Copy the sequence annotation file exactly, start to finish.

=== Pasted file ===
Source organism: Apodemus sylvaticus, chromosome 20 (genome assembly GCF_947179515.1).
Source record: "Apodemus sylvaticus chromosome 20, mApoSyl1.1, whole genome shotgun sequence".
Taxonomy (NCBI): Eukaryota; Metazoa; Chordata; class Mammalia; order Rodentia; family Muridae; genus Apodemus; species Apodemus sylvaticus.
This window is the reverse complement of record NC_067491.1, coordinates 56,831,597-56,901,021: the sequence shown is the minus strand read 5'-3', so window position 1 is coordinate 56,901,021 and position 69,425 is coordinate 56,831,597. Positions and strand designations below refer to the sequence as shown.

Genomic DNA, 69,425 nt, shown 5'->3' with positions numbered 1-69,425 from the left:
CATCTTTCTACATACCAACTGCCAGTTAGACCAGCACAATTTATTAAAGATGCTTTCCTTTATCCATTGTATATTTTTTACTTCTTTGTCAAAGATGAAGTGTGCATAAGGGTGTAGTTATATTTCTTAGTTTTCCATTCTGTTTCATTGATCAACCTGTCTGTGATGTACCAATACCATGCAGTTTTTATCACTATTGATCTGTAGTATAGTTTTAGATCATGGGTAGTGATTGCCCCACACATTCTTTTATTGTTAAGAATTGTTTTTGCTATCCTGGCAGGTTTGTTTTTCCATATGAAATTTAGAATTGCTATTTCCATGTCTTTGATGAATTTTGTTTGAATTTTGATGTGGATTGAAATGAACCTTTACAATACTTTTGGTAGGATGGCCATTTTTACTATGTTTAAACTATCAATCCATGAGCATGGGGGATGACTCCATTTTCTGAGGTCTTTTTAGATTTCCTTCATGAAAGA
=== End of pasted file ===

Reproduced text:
Source organism: Apodemus sylvaticus, chromosome 20 (genome assembly GCF_947179515.1).
Source record: "Apodemus sylvaticus chromosome 20, mApoSyl1.1, whole genome shotgun sequence".
Taxonomy (NCBI): Eukaryota; Metazoa; Chordata; class Mammalia; order Rodentia; family Muridae; genus Apodemus; species Apodemus sylvaticus.
This window is the reverse complement of record NC_067491.1, coordinates 56,831,597-56,901,021: the sequence shown is the minus strand read 5'-3', so window position 1 is coordinate 56,901,021 and position 69,425 is coordinate 56,831,597. Positions and strand designations below refer to the sequence as shown.

Genomic DNA, 69,425 nt, shown 5'->3' with positions numbered 1-69,425 from the left:
CATCTTTCTACATACCAACTGCCAGTTAGACCAGCACAATTTATTAAAGATGCTTTCCTTTATCCATTGTATATTTTTTACTTCTTTGTCAAAGATGAAGTGTGCATAAGGGTGTAGTTATATTTCTTAGTTTTCCATTCTGTTTCATTGATCAACCTGTCTGTGATGTACCAATACCATGCAGTTTTTATCACTATTGATCTGTAGTATAGTTTTAGATCATGGGTAGTGATTGCCCCACACATTCTTTTATTGTTAAGAATTGTTTTTGCTATCCTGGCAGGTTTGTTTTTCCATATGAAATTTAGAATTGCTATTTCCATGTCTTTGATGAATTTTGTTTGAATTTTGATGTGGATTGAAATGAACCTTTACAATACTTTTGGTAGGATGGCCATTTTTACTATGTTTAAACTATCAATCCATGAGCATGGGGGATGACTCCATTTTCTGAGGTCTTTTTAGATTTCCTTCATGAAAGA